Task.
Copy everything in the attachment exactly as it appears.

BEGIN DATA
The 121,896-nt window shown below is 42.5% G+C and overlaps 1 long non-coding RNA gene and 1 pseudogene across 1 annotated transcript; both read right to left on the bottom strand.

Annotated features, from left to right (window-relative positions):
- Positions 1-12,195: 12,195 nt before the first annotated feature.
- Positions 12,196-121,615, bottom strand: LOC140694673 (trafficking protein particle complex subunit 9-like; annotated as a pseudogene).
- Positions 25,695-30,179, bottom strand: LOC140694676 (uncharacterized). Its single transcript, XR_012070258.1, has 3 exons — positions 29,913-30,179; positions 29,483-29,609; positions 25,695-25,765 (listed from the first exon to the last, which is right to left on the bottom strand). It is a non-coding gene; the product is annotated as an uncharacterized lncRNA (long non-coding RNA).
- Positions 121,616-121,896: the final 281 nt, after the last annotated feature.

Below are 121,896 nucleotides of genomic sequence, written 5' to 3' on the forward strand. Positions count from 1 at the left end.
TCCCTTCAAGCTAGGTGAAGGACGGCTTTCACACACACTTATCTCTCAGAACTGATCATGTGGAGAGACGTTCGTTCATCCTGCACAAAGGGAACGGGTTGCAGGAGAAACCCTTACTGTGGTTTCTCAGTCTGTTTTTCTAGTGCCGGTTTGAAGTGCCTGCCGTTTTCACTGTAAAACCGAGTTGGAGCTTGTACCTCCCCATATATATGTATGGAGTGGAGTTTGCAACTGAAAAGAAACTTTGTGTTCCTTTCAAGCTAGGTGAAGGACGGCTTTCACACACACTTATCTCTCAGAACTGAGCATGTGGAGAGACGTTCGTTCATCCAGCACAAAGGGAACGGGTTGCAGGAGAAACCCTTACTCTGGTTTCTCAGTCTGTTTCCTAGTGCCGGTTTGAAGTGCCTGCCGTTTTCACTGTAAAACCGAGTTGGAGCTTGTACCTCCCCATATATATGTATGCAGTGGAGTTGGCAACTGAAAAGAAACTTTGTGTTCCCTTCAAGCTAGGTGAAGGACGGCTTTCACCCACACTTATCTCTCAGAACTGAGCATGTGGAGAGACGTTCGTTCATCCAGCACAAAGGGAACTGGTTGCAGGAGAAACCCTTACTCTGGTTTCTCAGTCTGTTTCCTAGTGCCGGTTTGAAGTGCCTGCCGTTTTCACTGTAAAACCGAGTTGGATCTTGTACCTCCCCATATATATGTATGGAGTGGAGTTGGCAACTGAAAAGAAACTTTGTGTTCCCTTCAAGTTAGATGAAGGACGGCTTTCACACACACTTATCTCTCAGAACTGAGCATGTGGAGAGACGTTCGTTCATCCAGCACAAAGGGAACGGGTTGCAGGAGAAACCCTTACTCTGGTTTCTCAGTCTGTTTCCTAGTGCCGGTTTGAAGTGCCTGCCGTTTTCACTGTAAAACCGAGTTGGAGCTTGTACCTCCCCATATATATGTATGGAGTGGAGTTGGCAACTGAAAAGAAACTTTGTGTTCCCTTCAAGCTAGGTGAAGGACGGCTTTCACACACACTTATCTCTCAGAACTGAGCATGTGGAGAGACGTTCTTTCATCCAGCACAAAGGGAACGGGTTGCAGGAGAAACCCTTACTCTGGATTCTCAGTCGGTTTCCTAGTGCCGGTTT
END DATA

The 121,896-nt window shown below is 42.5% G+C and overlaps 1 long non-coding RNA gene and 1 pseudogene across 1 annotated transcript; both read right to left on the bottom strand.

Annotated features, from left to right (window-relative positions):
- Positions 1-12,195: 12,195 nt before the first annotated feature.
- Positions 12,196-121,615, bottom strand: LOC140694673 (trafficking protein particle complex subunit 9-like; annotated as a pseudogene).
- Positions 25,695-30,179, bottom strand: LOC140694676 (uncharacterized). Its single transcript, XR_012070258.1, has 3 exons — positions 29,913-30,179; positions 29,483-29,609; positions 25,695-25,765 (listed from the first exon to the last, which is right to left on the bottom strand). It is a non-coding gene; the product is annotated as an uncharacterized lncRNA (long non-coding RNA).
- Positions 121,616-121,896: the final 281 nt, after the last annotated feature.

Below are 121,896 nucleotides of genomic sequence, written 5' to 3' on the forward strand. Positions count from 1 at the left end.
TCCCTTCAAGCTAGGTGAAGGACGGCTTTCACACACACTTATCTCTCAGAACTGATCATGTGGAGAGACGTTCGTTCATCCTGCACAAAGGGAACGGGTTGCAGGAGAAACCCTTACTGTGGTTTCTCAGTCTGTTTTTCTAGTGCCGGTTTGAAGTGCCTGCCGTTTTCACTGTAAAACCGAGTTGGAGCTTGTACCTCCCCATATATATGTATGGAGTGGAGTTTGCAACTGAAAAGAAACTTTGTGTTCCTTTCAAGCTAGGTGAAGGACGGCTTTCACACACACTTATCTCTCAGAACTGAGCATGTGGAGAGACGTTCGTTCATCCAGCACAAAGGGAACGGGTTGCAGGAGAAACCCTTACTCTGGTTTCTCAGTCTGTTTCCTAGTGCCGGTTTGAAGTGCCTGCCGTTTTCACTGTAAAACCGAGTTGGAGCTTGTACCTCCCCATATATATGTATGCAGTGGAGTTGGCAACTGAAAAGAAACTTTGTGTTCCCTTCAAGCTAGGTGAAGGACGGCTTTCACCCACACTTATCTCTCAGAACTGAGCATGTGGAGAGACGTTCGTTCATCCAGCACAAAGGGAACTGGTTGCAGGAGAAACCCTTACTCTGGTTTCTCAGTCTGTTTCCTAGTGCCGGTTTGAAGTGCCTGCCGTTTTCACTGTAAAACCGAGTTGGATCTTGTACCTCCCCATATATATGTATGGAGTGGAGTTGGCAACTGAAAAGAAACTTTGTGTTCCCTTCAAGTTAGATGAAGGACGGCTTTCACACACACTTATCTCTCAGAACTGAGCATGTGGAGAGACGTTCGTTCATCCAGCACAAAGGGAACGGGTTGCAGGAGAAACCCTTACTCTGGTTTCTCAGTCTGTTTCCTAGTGCCGGTTTGAAGTGCCTGCCGTTTTCACTGTAAAACCGAGTTGGAGCTTGTACCTCCCCATATATATGTATGGAGTGGAGTTGGCAACTGAAAAGAAACTTTGTGTTCCCTTCAAGCTAGGTGAAGGACGGCTTTCACACACACTTATCTCTCAGAACTGAGCATGTGGAGAGACGTTCTTTCATCCAGCACAAAGGGAACGGGTTGCAGGAGAAACCCTTACTCTGGATTCTCAGTCGGTTTCCTAGTGCCGGTTT